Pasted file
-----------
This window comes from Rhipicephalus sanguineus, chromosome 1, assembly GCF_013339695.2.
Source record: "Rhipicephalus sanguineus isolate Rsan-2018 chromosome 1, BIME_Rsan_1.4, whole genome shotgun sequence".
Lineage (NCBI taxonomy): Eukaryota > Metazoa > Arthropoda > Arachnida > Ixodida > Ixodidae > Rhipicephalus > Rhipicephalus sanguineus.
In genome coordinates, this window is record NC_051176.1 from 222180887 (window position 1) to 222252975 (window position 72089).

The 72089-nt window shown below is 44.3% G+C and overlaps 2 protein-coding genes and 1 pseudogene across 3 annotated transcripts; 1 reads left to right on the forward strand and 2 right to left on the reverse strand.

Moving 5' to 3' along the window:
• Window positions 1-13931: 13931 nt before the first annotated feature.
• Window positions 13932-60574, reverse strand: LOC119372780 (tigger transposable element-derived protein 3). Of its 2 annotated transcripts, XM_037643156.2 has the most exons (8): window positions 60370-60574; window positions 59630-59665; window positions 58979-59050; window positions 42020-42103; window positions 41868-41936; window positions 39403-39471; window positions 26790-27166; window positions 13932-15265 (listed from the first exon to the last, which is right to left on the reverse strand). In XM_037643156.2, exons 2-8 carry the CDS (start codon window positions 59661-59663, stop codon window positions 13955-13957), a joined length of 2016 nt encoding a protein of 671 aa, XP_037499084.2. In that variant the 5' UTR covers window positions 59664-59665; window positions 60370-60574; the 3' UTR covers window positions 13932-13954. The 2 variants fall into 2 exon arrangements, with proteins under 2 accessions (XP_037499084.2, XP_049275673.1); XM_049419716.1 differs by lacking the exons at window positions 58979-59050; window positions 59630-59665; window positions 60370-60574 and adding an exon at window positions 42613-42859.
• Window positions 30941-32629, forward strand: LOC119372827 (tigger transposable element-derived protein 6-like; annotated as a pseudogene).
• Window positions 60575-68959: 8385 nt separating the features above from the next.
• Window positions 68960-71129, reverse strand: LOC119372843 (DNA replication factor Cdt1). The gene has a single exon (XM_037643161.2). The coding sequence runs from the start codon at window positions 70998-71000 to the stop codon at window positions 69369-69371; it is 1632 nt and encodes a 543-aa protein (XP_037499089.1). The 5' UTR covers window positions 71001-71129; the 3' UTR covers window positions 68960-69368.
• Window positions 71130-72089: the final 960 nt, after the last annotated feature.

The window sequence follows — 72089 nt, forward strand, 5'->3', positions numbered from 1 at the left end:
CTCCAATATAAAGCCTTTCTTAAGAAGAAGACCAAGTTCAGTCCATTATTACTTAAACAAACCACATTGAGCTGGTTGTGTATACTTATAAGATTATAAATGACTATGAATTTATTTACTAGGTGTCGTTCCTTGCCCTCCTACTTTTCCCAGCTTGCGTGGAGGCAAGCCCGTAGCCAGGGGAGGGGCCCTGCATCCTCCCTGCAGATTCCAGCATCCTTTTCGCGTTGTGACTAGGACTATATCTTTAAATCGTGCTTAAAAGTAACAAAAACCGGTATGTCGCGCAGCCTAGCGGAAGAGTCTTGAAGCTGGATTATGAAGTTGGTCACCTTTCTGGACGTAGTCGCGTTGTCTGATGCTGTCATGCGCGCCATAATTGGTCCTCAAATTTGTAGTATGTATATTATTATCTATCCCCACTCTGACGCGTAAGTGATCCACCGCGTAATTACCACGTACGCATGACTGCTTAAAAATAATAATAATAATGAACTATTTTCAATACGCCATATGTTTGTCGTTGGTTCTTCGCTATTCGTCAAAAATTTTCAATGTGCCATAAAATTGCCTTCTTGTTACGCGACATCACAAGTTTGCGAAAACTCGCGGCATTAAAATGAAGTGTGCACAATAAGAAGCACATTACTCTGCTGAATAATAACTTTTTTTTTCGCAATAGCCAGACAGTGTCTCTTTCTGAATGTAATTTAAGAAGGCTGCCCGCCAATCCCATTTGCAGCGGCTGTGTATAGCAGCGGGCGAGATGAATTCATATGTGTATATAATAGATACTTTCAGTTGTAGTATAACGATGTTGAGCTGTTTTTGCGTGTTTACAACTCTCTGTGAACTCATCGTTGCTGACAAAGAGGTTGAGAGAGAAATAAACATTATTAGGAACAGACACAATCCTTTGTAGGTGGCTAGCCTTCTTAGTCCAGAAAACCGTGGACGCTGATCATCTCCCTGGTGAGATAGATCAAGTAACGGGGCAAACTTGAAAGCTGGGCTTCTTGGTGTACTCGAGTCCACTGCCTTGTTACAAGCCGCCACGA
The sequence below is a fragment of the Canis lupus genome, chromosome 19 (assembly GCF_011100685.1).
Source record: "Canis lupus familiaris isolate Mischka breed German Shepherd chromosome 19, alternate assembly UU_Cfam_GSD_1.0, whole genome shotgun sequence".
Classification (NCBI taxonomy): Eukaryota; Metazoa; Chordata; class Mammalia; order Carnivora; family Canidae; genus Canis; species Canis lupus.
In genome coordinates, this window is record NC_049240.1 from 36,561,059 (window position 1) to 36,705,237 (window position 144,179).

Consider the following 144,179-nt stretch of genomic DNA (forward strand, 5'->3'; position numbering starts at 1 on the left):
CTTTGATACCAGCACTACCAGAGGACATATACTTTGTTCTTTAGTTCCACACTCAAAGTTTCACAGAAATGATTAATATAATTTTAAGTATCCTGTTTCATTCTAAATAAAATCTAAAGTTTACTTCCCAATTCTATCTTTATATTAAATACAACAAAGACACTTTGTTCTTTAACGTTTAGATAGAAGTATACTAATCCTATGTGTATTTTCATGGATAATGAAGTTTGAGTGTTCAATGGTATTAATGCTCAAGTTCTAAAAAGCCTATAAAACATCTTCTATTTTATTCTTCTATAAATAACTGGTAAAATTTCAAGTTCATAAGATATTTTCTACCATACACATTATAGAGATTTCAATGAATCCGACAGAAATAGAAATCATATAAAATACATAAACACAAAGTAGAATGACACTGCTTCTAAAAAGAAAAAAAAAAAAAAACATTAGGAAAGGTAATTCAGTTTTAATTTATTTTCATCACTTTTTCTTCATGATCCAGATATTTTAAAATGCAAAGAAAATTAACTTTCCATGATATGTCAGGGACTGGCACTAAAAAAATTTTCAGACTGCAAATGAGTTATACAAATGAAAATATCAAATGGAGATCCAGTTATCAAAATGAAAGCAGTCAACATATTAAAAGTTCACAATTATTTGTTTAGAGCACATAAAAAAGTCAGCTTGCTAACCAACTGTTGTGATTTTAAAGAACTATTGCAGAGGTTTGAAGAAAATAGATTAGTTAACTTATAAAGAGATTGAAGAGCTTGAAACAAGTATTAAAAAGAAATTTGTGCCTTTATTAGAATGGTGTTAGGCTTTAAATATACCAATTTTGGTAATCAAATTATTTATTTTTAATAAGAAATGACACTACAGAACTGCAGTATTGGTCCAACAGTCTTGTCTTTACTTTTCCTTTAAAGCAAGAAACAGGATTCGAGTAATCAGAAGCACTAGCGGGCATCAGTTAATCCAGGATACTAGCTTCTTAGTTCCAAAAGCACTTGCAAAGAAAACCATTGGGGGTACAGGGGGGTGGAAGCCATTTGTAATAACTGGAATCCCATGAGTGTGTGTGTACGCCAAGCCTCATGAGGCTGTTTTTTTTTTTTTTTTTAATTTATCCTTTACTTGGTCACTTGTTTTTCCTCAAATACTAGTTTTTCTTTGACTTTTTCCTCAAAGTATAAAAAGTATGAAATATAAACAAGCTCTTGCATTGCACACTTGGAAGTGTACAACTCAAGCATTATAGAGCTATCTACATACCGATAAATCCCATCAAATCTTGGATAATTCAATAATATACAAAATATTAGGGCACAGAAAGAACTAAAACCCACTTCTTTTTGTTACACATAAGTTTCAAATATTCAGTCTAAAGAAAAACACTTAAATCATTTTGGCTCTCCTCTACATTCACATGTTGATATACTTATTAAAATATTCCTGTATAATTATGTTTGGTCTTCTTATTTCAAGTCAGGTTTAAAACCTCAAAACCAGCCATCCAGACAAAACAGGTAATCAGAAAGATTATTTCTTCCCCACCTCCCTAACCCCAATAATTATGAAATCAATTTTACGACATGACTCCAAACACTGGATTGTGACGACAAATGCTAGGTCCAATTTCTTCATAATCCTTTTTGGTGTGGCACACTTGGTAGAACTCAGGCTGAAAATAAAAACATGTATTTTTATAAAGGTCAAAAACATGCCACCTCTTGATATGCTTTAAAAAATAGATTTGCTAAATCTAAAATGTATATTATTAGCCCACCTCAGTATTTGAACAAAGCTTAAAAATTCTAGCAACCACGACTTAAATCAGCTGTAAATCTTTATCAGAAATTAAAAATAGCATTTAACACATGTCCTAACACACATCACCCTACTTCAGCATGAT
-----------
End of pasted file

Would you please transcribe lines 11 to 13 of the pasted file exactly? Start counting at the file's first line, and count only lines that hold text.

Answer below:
• Window positions 68960-71129, reverse strand: LOC119372843 (DNA replication factor Cdt1). The gene has a single exon (XM_037643161.2). The coding sequence runs from the start codon at window positions 70998-71000 to the stop codon at window positions 69369-69371; it is 1632 nt and encodes a 543-aa protein (XP_037499089.1). The 5' UTR covers window positions 71001-71129; the 3' UTR covers window positions 68960-69368.
• Window positions 71130-72089: the final 960 nt, after the last annotated feature.

The window sequence follows — 72089 nt, forward strand, 5'->3', positions numbered from 1 at the left end: